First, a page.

This breed is generally easy to train and sensitive to what his owner wants – but there are some dogs that are more stubborn than others. They need firm and consistent leadership, but not harsh discipline, and they do need to be trained and raised well or they can become domineering. They were originally bred to be aggressive, even though some of this trait has been bred out of them over the years. But as a Doberman owner you will need to be aware of this potential, and that they may bite given the right circumstances.
Doberman Pinschers have a lot of energy and intelligence so they can get bored easily. They need interesting activities and will happily run alongside you as you hike, ride a bike or go for a jog. They like learning new jobs and make great working dogs. Agility competitions are good outlets for them to have an activity to do that keeps them mentally stimulated.
Dobermans are prone to bloat, which can be fatal. If they tend to gulp their food down quickly, you might want to consider getting them a dog bowl that helps them to eat more slowly. Also avoid exercising them directly before or after a meal, and make sure their food is divided into two meals rather than one.
A lower protein food is often recommended for the first few months when you have puppies, and many will stop feeding them puppy food at four months old. Puppies should be fed three times a day for the first 4-6 months of their life.
Avoid food that is high in grains such as corn and flour, and look for one that has meat in the first few ingredients. This meat should be high quality, such as chicken, beef or lamb. Rice and potatoes are good ingredients, but corn, wheat and meat by-products are usually not so good. Fish oil is often recommended as a supplement to give them a source of Omega 3.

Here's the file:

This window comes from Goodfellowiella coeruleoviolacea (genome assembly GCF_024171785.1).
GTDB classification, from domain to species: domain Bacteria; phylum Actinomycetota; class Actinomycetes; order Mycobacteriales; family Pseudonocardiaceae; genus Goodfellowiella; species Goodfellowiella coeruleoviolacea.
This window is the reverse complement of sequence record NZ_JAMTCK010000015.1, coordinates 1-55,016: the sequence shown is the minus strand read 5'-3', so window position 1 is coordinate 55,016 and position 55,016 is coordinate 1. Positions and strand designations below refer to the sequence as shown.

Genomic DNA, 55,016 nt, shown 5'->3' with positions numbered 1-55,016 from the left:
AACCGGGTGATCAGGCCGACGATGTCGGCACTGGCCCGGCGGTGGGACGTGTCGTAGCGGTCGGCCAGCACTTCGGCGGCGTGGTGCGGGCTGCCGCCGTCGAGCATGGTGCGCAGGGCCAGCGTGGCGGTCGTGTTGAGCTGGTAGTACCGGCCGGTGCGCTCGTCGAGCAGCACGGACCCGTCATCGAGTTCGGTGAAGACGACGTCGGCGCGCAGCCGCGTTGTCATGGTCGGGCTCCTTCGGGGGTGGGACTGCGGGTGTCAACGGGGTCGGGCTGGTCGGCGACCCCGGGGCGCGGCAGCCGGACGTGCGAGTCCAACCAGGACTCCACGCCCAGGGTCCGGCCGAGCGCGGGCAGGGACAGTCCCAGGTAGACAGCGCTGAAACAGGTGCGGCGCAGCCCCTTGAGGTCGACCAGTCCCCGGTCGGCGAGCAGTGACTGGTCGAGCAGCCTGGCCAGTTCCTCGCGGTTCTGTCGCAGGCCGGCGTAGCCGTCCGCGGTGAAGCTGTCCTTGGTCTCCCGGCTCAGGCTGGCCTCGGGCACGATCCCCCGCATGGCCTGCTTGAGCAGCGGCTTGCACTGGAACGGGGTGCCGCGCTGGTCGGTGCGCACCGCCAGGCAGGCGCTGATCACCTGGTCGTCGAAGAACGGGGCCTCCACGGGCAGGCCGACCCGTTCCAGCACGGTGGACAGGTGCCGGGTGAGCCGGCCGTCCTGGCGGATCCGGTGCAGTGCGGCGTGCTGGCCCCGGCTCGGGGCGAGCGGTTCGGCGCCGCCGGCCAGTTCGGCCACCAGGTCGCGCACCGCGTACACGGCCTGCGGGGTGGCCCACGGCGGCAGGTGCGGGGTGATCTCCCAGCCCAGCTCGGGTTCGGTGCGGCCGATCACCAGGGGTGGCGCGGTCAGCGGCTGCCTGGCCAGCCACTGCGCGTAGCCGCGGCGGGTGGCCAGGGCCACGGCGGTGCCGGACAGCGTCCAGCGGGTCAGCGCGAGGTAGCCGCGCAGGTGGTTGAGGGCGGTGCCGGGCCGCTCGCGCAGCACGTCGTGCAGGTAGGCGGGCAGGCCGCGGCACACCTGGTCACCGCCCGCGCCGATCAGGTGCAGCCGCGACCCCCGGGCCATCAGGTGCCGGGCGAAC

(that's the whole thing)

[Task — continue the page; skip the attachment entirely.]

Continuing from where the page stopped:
Recommended daily feeding amount: 2.5 to 3.5 cups of high quality dry food every day, divided into two meals.
If your dog is very active, or takes part in competitions, he will need more food than if he is at home most of the day. So do be aware of his weight and activity level. If they have been spayed or neutered then they generally need fewer calories as well.
Dilated Cardiomyopathy affects more Dobermans than any other breed of dog. In this condition, the heart muscle becomes thin, resulting in a weaker heart that struggles to pump blood around the body. There is no cure, but it can be managed to some extent with medication.
They are also prone to a clotting disorder called Von Willebrand’s disease. This can mean that if they are injured or have surgery, the blood doesn’t clot properly and there will be excessive bleeding. It can be treated with blood transfusions from other dogs, but there is no cure.
Other conditions include Hip Dysplasia, which is less serious but can cause lameness, and Hypothyroidism, which can be managed with medication. Progressive Retinal Atrophy is an eye disease which gradually progresses to blindness.
There is also an inherited condition called Wobbler’s Syndrome which is known to affect Dobermans. In this condition, problems in the spine can cause spinal compression which results in neck pain and can even cause the legs to be paralyzed in extreme cases. Surgery can be attempted, but is not always successful.
Doberman Pinschers are often purchased without any clear understanding of what goes into owning one. There are many Doberman Pinschers in need of adoption and or fostering. There are a number of rescues that we have not listed. If you don't see a rescue listed for your area, contact the national breed club or a local breed club and they can point you toward a Doberman Pinscher rescue.
Breed Organizations: Doberman Pinscher Club of America
Above are breed clubs, organizations, and associations where you can find additional information about Doberman Pinschers.
Stock Photos from Pavel Shlykov & Drago Nika / Shutterstock